Until recently, water tanks always were drained before painting exterior surfaces. Condensation, common below the water line, made it necessary to drain to avoid a coating failure. However, a technology borrowed from the bridge and highway industry by Sherwin-Williams Industrial & Marine Coatings, Cleveland, is bringing changes to the marketplace.
During the past five years, at least 20 water tanks have been painted successfully while in service—a breakthrough because in some municipalities and industrial facilities, draining water tanks can cause severe system strain. Small systems may have insufficient excess storage. Also, fire protection may be compromised. At the very least, customers can be inconvenienced, particularly during peak usage and in times of drought.
What makes this possible is moisture-cured urethane (MCU) coating technology. MCUs are available in several primer, intermediate, and topcoat varieties, allowing specific systems to be created for each water tank. MCU coatings are surface tolerant, quick drying, applicator friendly, and can be applied under conditions that would cause other coatings to fail. The single-component, heavy-duty coatings require no co-reactant and are expected to last as long or longer than equivalent “standard” tank coating systems usings.
The successful use of moisture-cured urethane coating systems has moved the American Water Works Association (AWWA) to formally adopt MCUs as a tank-painting system in the newly revised AWWA D102-03 Standard, as Outside Coating System (OCS) No. 2. The specification does not suggest that tanks may be painted while in service but it does recognize the benefits of using MCUs for new or repainted water storage tanks.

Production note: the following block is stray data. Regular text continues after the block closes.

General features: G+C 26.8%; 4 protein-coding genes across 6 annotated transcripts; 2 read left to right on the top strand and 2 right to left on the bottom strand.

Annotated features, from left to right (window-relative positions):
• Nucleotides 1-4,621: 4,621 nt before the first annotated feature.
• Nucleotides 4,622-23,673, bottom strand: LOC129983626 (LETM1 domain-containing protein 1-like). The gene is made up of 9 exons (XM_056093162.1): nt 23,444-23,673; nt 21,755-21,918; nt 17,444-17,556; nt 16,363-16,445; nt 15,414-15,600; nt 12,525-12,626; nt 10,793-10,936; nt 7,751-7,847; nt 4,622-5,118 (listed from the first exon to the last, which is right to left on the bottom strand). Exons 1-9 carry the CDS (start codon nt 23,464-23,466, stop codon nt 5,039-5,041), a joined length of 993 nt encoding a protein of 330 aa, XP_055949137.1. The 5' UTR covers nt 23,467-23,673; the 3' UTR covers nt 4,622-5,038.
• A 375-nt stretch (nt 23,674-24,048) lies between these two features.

MCUs are available with a wide range of physical properties and can provide color and gloss retention, and abrasion and impact resistance. In abrasion resistance tests, the coatings average only about 20 to 30 mg film loss, so windblown dust, sand, and soil do not cause significant damage. In impact resistance tests, several coatings have withstood 160 inch/pounds of direct impact.
The chemistry of MCUs does have one limitation. If there is too much moisture on the surface of the substrate, “outgassing” will occur, resulting in pinholes. But this phenomenon is easy to prevent: when the surface is wet with condensation, it is too wet to coat successfully. If outgassing does occur, it is easy to see and remediate: simply remove the damaged coating by scraping with a putty knife and move to an adjacent area of the tank that is not wet with condensation.
Although MCUs can cure at temperatures as low as 20° F, best results are achieved when water tank exteriors are painted at temperatures above 35° F. It has the proven ability to “extend” the water tank painting season in the cooler spring and fall months.
SPECIFYING MOISTURE-CURE SYSTEMS
For color and gloss retention, aliphatic MCUs display better weathering characteristics; aromatics are used in primer and intermediate formulations.
Each tank painting project is unique due to the size, shape, and location of the tank; condition of the existing coating; and factors such as whether the tank will be overcoated or the existing coatings completely removed and the tank repainted. When the existing coating will be completely removed, a zinc-rich MCU primer provides the best corrosion protection. So that moisture is not incorporated into the primer, zinc-containing MCUs should not be agitated by the spray equipment during application.
Although surface-preparation methods may influence primer and intermediate selection, MCUs are somewhat forgiving of less-than-ideal surface preparation. Commercial blast cleaning to the Society for Protective Coatings standard SSPC-SP6, power-tool cleaning to SSPC-SP 2/3, and pressure washing to SSPC-SP12 (WJ1 and WJ4) all have been used successfully for in-service water tank painting projects. Flash rust-preventing solutions can be applied to WJ1-prepared steel surfaces to “hold” the prep until the primer is applied, and SSPC Visual Standards 3, 4, or 5 (as appropriate) can be used to verify surface preparation results.